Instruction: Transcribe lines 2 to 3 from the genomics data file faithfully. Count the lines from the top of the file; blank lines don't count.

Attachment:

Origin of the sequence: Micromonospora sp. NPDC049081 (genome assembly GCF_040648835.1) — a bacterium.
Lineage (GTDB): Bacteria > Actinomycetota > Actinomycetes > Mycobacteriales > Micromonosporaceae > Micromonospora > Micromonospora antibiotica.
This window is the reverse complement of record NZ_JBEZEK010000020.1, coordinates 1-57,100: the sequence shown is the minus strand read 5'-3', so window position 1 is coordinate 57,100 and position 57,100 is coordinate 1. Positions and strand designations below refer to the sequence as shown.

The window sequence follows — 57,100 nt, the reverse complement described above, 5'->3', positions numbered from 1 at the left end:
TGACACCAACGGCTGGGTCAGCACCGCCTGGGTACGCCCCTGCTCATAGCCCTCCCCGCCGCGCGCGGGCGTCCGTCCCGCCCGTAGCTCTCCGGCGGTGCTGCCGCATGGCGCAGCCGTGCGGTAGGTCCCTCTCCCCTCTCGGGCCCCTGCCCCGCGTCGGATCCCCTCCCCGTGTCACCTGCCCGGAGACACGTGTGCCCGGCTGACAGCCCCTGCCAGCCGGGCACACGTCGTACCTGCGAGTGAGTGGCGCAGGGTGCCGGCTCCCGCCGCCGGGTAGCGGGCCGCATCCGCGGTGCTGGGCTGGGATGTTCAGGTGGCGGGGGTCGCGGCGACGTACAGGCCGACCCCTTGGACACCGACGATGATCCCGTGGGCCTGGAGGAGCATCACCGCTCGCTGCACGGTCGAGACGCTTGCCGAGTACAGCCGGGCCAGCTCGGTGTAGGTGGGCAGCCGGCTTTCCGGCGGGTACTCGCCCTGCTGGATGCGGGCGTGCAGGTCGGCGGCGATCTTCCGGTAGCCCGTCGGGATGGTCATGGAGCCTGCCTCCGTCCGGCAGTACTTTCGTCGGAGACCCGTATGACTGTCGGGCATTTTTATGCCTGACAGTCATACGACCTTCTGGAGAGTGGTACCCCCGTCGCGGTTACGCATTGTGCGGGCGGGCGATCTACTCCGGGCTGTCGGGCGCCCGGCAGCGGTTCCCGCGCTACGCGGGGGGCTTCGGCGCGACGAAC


Lineage (GTDB): Bacteria > Actinomycetota > Actinomycetes > Mycobacteriales > Micromonosporaceae > Micromonospora > Micromonospora antibiotica.
This window is the reverse complement of record NZ_JBEZEK010000020.1, coordinates 1-57,100: the sequence shown is the minus strand read 5'-3', so window position 1 is coordinate 57,100 and position 57,100 is coordinate 1. Positions and strand designations below refer to the sequence as shown.